CreateSpace – Reviewed (Update Aug 2018) [DEFUNCT]


CreateSpace is the publishing engine of global online retailer and publisher Amazon, the company everyone either wants to love or hate. Createspace began life in 2002 as CustomFlix Labs (DVD), originally intended to make widespread distribution easier for independent filmmakers by providing on-demand DVD production. In 2000, a small group of writers pooled resources to form Booksurge with the intention of creating opportunities for authors to self-publish their books and retain content rights and sales profits. Both companies quickly flourished and in 2005, Amazon acquired them, with CustomFlix Labs changing its name to CreateSpace in 2007. By late 2009, Amazon took the logical step and merged CreateSpace and Booksurge under the CreateSpace brand name to form a single company offering on-demand manufacturing of books, DVD’s and music formats for independent artists and businesses. CreateSpace also support on-demand products for Amazon retail and their publishing imprints AmazonEncore (for deserving author slipping under the mainstream radar) and AmazonCrossing (for foreign language books deserving an English translation).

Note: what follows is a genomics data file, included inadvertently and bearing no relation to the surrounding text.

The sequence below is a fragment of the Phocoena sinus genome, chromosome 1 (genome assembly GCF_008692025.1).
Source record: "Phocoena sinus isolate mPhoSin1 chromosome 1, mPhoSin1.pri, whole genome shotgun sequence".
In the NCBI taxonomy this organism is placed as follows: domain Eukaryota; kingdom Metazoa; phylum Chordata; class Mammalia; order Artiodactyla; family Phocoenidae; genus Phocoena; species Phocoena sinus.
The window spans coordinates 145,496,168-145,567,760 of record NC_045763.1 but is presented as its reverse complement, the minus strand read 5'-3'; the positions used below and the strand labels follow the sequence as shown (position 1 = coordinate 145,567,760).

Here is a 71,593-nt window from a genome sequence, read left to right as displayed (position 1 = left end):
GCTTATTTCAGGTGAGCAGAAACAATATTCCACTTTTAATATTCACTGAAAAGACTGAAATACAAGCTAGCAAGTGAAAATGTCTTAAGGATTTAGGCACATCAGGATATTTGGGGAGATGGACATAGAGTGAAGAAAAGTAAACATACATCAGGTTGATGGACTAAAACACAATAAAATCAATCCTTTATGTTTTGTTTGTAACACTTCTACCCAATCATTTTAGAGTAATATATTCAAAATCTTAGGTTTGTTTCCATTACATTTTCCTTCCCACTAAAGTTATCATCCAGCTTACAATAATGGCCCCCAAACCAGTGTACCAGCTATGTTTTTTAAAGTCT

A few years ago CreateSpace might have seemed like any other POD (print on demand) service, but visit its site now and you will be in no doubt that you are dealing with a competent company connected to the Amazon brand. For several years CreateSpace was the main competitor to DIY self-publishing service,, but by 2009, CreateSpace surpassed the published output of the Tennessee-based self-publishing service.